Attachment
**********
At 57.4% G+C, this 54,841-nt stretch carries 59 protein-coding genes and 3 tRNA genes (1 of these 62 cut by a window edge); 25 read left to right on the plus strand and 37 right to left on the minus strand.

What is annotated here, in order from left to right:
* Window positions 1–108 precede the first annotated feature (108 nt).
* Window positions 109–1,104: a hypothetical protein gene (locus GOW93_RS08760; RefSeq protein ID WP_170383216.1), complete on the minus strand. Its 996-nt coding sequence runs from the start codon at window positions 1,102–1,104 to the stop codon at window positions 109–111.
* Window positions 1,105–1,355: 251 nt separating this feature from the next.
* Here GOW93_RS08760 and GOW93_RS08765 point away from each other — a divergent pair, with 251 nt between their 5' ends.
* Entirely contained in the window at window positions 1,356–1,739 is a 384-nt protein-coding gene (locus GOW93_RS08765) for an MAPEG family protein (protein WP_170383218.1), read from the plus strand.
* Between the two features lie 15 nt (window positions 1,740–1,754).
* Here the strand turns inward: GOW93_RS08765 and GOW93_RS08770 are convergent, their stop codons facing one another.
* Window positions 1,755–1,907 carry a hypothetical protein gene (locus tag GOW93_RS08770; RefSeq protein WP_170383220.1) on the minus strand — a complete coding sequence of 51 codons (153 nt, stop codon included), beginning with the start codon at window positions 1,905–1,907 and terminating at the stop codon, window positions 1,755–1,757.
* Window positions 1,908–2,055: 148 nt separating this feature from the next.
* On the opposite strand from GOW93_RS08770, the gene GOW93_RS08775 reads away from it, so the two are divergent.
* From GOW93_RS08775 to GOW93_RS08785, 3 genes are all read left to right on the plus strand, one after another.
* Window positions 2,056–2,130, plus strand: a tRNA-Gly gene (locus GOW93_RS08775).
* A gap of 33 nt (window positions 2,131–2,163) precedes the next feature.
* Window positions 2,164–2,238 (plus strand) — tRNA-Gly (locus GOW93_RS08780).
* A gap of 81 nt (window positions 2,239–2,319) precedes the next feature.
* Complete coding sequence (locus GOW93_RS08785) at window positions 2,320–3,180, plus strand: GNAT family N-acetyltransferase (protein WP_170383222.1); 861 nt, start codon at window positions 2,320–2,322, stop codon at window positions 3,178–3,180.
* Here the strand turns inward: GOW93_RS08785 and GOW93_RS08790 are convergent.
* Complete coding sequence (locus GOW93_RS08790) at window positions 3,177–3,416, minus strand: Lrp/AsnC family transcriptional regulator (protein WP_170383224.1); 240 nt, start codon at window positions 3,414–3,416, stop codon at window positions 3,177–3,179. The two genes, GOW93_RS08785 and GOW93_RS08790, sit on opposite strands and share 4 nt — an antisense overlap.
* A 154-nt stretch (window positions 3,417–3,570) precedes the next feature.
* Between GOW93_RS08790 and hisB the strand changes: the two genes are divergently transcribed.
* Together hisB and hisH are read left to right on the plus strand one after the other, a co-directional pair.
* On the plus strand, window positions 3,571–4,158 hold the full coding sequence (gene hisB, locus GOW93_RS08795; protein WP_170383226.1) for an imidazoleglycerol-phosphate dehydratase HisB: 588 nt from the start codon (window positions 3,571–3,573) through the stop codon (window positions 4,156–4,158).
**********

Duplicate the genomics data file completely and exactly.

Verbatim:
At 57.4% G+C, this 54,841-nt stretch carries 59 protein-coding genes and 3 tRNA genes (1 of these 62 cut by a window edge); 25 read left to right on the plus strand and 37 right to left on the minus strand.

What is annotated here, in order from left to right:
* Window positions 1–108 precede the first annotated feature (108 nt).
* Window positions 109–1,104: a hypothetical protein gene (locus GOW93_RS08760; RefSeq protein ID WP_170383216.1), complete on the minus strand. Its 996-nt coding sequence runs from the start codon at window positions 1,102–1,104 to the stop codon at window positions 109–111.
* Window positions 1,105–1,355: 251 nt separating this feature from the next.
* Here GOW93_RS08760 and GOW93_RS08765 point away from each other — a divergent pair, with 251 nt between their 5' ends.
* Entirely contained in the window at window positions 1,356–1,739 is a 384-nt protein-coding gene (locus GOW93_RS08765) for an MAPEG family protein (protein WP_170383218.1), read from the plus strand.
* Between the two features lie 15 nt (window positions 1,740–1,754).
* Here the strand turns inward: GOW93_RS08765 and GOW93_RS08770 are convergent, their stop codons facing one another.
* Window positions 1,755–1,907 carry a hypothetical protein gene (locus tag GOW93_RS08770; RefSeq protein WP_170383220.1) on the minus strand — a complete coding sequence of 51 codons (153 nt, stop codon included), beginning with the start codon at window positions 1,905–1,907 and terminating at the stop codon, window positions 1,755–1,757.
* Window positions 1,908–2,055: 148 nt separating this feature from the next.
* On the opposite strand from GOW93_RS08770, the gene GOW93_RS08775 reads away from it, so the two are divergent.
* From GOW93_RS08775 to GOW93_RS08785, 3 genes are all read left to right on the plus strand, one after another.
* Window positions 2,056–2,130, plus strand: a tRNA-Gly gene (locus GOW93_RS08775).
* A gap of 33 nt (window positions 2,131–2,163) precedes the next feature.
* Window positions 2,164–2,238 (plus strand) — tRNA-Gly (locus GOW93_RS08780).
* A gap of 81 nt (window positions 2,239–2,319) precedes the next feature.
* Complete coding sequence (locus GOW93_RS08785) at window positions 2,320–3,180, plus strand: GNAT family N-acetyltransferase (protein WP_170383222.1); 861 nt, start codon at window positions 2,320–2,322, stop codon at window positions 3,178–3,180.
* Here the strand turns inward: GOW93_RS08785 and GOW93_RS08790 are convergent.
* Complete coding sequence (locus GOW93_RS08790) at window positions 3,177–3,416, minus strand: Lrp/AsnC family transcriptional regulator (protein WP_170383224.1); 240 nt, start codon at window positions 3,414–3,416, stop codon at window positions 3,177–3,179. The two genes, GOW93_RS08785 and GOW93_RS08790, sit on opposite strands and share 4 nt — an antisense overlap.
* A 154-nt stretch (window positions 3,417–3,570) precedes the next feature.
* Between GOW93_RS08790 and hisB the strand changes: the two genes are divergently transcribed.
* Together hisB and hisH are read left to right on the plus strand one after the other, a co-directional pair.
* On the plus strand, window positions 3,571–4,158 hold the full coding sequence (gene hisB, locus GOW93_RS08795; protein WP_170383226.1) for an imidazoleglycerol-phosphate dehydratase HisB: 588 nt from the start codon (window positions 3,571–3,573) through the stop codon (window positions 4,156–4,158).